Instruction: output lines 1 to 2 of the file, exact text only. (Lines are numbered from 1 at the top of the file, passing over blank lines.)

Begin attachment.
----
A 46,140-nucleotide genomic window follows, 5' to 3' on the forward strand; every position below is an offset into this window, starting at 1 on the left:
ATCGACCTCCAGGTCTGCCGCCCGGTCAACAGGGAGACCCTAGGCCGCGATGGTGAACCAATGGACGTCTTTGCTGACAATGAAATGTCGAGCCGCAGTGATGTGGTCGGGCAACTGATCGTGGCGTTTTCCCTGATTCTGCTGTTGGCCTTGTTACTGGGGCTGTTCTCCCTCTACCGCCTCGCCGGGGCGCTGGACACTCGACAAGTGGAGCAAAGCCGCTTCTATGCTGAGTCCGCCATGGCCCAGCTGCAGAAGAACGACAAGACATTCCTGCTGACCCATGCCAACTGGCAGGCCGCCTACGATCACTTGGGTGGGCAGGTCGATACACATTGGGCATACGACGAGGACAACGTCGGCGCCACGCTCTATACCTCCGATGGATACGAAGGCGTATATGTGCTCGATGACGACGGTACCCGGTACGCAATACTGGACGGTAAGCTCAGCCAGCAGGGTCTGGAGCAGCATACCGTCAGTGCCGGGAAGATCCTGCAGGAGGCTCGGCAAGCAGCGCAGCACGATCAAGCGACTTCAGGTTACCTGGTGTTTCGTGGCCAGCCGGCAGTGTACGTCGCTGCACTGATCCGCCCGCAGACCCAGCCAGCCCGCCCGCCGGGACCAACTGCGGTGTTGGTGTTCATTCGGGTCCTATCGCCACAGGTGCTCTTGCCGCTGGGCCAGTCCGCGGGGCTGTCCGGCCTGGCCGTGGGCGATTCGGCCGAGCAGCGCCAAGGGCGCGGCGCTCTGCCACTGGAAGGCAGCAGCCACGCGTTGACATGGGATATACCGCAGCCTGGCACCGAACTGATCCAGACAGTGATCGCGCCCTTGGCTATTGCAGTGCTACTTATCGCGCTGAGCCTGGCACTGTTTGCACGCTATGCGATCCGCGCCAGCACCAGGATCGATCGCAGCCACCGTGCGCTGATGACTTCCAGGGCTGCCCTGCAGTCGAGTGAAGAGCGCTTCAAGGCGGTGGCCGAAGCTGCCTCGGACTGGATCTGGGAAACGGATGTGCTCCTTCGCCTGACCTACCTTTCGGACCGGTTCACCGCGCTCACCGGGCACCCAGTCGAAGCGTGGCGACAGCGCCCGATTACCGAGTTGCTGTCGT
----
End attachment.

A 46,140-nucleotide genomic window follows, 5' to 3' on the forward strand; every position below is an offset into this window, starting at 1 on the left:
ATCGACCTCCAGGTCTGCCGCCCGGTCAACAGGGAGACCCTAGGCCGCGATGGTGAACCAATGGACGTCTTTGCTGACAATGAAATGTCGAGCCGCAGTGATGTGGTCGGGCAACTGATCGTGGCGTTTTCCCTGATTCTGCTGTTGGCCTTGTTACTGGGGCTGTTCTCCCTCTACCGCCTCGCCGGGGCGCTGGACACTCGACAAGTGGAGCAAAGCCGCTTCTATGCTGAGTCCGCCATGGCCCAGCTGCAGAAGAACGACAAGACATTCCTGCTGACCCATGCCAACTGGCAGGCCGCCTACGATCACTTGGGTGGGCAGGTCGATACACATTGGGCATACGACGAGGACAACGTCGGCGCCACGCTCTATACCTCCGATGGATACGAAGGCGTATATGTGCTCGATGACGACGGTACCCGGTACGCAATACTGGACGGTAAGCTCAGCCAGCAGGGTCTGGAGCAGCATACCGTCAGTGCCGGGAAGATCCTGCAGGAGGCTCGGCAAGCAGCGCAGCACGATCAAGCGACTTCAGGTTACCTGGTGTTTCGTGGCCAGCCGGCAGTGTACGTCGCTGCACTGATCCGCCCGCAGACCCAGCCAGCCCGCCCGCCGGGACCAACTGCGGTGTTGGTGTTCATTCGGGTCCTATCGCCACAGGTGCTCTTGCCGCTGGGCCAGTCCGCGGGGCTGTCCGGCCTGGCCGTGGGCGATTCGGCCGAGCAGCGCCAAGGGCGCGGCGCTCTGCCACTGGAAGGCAGCAGCCACGCGTTGACATGGGATATACCGCAGCCTGGCACCGAACTGATCCAGACAGTGATCGCGCCCTTGGCTATTGCAGTGCTACTTATCGCGCTGAGCCTGGCACTGTTTGCACGCTATGCGATCCGCGCCAGCACCAGGATCGATCGCAGCCACCGTGCGCTGATGACTTCCAGGGCTGCCCTGCAGTCGAGTGAAGAGCGCTTCAAGGCGGTGGCCGAAGCTGCCTCGGACTGGATCTGGGAAACGGATGTGCTCCTTCGCCTGACCTACCTTTCGGACCGGTTCACCGCGCTCACCGGGCACCCAGTCGAAGCGTGGCGACAGCGCCCGATTACCGAGTTGCTGTCGT